In the Old Testament we find that God included a number of regulations, in His covenant with Israel, governing how they were to behave towards “strangers”, i.e., non-Israelites amongst them. They are told not to oppress the stranger and are reminded of their own experience of oppression in the land of Egypt . (Ex. 22:21, 23:9, Lev. 19:33). This was also stated positively as a command to love the stranger for the same reason (Lev. 19:34, Deut. 10:19). There was to be one law for both the Israelite and for the stranger (Ex. 12:49, Lev. 24:22, Num. 15:15-16,29). The stranger was to be provided for along with the poor, widows, and orphans (Lev. 19:10, 23:22, Deut. 10:18, 14:21,24:19-21, 26:12-13). The stranger was to receive justice (Deut. 1:16; 24:17, 27:19) and to have the same legal protections as the Israelite (Num 35:15).
If all of that sounds like a recipe for racial liberalism of the kind that exists today, there are other provisions in the Law that need to be taken into consideration. The “one law” for the Israelite and stranger did not forbid the Israelite from charging the stranger for the use of money lent, although he was forbidden to lend to his “brother” (fellow Israelite) this way (Deut. 23:20) . The stranger in Israel was excluded from the Passover (Ex. 12:43) unless he and all males in his family agreed to be circumcised (12:48). He was not allowed to eat things consecrated on the altar (Ex 29:33, 22:10, 13) and this prohibition extended even to the daughter of a priest if she happened to marry a stranger (22:12) unless she return to her father’s house without child (22:13) . The stranger was not allowed to come near the tabernacle upon pain of death (Num 1:51, 3:10, 38, 16:40, 18:4, 7). He was excluded from ruling over Israel as king (Deut. 17:15). He was expected, while sojourning in Israel, to keep the Sabbath (Ex. 20:10, 23:12, Deut. 5:14), to refrain from eating blood (Lev. 17:12), to keep God’s statutes and not commit any abominations (Lev. 18:26), and to not commit blasphemy (24:16), whatever his own custom may be.
In summary, the Israelites were told to treat aliens among them justly, but this justice did not include full social equality with the Israelites.
The Old Testament law was a covenant that functioned as the constitution for a particular nation. It was not a universal template upon which every nation was to build its constitution and should not be treated as such. That does not mean, however, that it should be treated as irrelevant to the contemporary situation by Christians.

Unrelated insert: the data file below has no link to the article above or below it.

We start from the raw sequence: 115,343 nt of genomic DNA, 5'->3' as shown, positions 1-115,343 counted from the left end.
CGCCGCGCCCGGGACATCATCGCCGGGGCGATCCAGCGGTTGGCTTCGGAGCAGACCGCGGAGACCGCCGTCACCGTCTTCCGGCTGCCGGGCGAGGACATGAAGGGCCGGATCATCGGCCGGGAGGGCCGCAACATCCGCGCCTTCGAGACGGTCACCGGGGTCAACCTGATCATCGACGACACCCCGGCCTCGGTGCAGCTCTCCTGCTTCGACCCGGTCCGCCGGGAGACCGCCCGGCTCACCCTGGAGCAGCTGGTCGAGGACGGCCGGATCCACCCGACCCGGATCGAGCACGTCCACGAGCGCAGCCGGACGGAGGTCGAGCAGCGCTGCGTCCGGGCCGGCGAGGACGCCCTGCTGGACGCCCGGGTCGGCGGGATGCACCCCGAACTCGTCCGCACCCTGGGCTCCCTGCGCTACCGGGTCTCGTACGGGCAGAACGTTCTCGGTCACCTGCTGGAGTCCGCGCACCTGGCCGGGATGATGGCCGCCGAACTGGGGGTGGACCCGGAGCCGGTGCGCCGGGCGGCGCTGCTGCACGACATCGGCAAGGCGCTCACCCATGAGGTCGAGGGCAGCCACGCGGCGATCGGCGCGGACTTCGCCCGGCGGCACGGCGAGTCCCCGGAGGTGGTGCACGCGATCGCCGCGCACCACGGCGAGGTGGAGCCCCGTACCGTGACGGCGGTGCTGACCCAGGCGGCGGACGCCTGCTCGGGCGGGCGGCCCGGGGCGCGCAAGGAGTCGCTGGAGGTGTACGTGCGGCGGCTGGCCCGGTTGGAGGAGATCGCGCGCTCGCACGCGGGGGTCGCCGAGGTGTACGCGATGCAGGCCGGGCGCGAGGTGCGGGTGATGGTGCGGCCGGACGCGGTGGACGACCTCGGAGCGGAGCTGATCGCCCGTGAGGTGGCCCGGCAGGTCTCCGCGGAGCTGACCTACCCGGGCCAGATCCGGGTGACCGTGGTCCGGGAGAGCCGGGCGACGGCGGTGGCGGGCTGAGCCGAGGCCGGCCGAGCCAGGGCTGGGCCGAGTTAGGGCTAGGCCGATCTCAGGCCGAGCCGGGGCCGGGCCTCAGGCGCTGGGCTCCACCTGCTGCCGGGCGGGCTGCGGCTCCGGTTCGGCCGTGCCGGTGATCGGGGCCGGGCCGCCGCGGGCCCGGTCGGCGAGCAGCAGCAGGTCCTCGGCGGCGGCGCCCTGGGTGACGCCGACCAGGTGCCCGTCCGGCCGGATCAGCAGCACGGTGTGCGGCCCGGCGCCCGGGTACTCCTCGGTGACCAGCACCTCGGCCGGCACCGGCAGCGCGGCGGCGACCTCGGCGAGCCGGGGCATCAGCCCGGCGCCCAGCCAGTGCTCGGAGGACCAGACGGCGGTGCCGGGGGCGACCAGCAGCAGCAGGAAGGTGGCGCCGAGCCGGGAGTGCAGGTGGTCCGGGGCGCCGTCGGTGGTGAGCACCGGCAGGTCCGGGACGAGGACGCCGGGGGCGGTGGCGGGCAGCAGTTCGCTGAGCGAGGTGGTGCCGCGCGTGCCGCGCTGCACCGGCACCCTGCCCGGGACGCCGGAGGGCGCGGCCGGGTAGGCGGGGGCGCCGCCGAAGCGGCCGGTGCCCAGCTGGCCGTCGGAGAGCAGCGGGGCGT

In this case, the passages of the Old Testament law that pertain to the stranger, do not cover the situation created by liberal governments in the 20th Century. After WWII, liberal governments in Canada, the United Kingdom, the United States, and Europe began actively seeking large numbers of immigrants. However much the Torah told the Israelites to treat the stranger well it nowhere commanded the Israelites to actively seek to bring strangers into their midst. Furthermore, 20th and 21st Century liberal governments have been actively recruiting these masses of immigrants at a time when they have established affirmative action policies that give immigrants preferential treatment over people born in their country. While the Old Testament law demanded that the stranger be provided for and treated with justice it never hinted that the Israelites should treat him better than they do their own people. Finally, liberal governments began encouraging mass immigration at a time when domestic fertility rates were below population replacement levels. Those rates have remained low ever since and liberal governments show no indication that they will stop the mass importation of immigrants any time soon. When governments encourage long-term mass immigration at a time when fertility is that low that means they have essentially decided to replace their people. There is absolutely no support for such a policy in the Old Testament.
Nor is there any in the New Testament.
This has not prevented clergy and other Bible teachers from reading support for such policies into the New Testament text. The most common texts chosen for such eisegesis are passages which teach that God is the God of all people and that the Gospel is to be preached to all people, such as the Acts 17 passage we looked at earlier, the Great Commission, and St. Paul’s statement in Romans that the Gospel is the power of God unto salvation “to the Jew first and also the Greek” and passages which teach the spiritual unity of believers from all people groups in the Church and in the Kingdom of God.
Nowhere in any of these passages is there any indication that Christ wants His Church to try to bring about the political and social re-unification of mankind. The statement in Acts 17 that God is the Author of the nations, Who determined beforehand when they would rise and fall and what would be the boundaries of their territory presents an excellent reason why Christians should not support such efforts.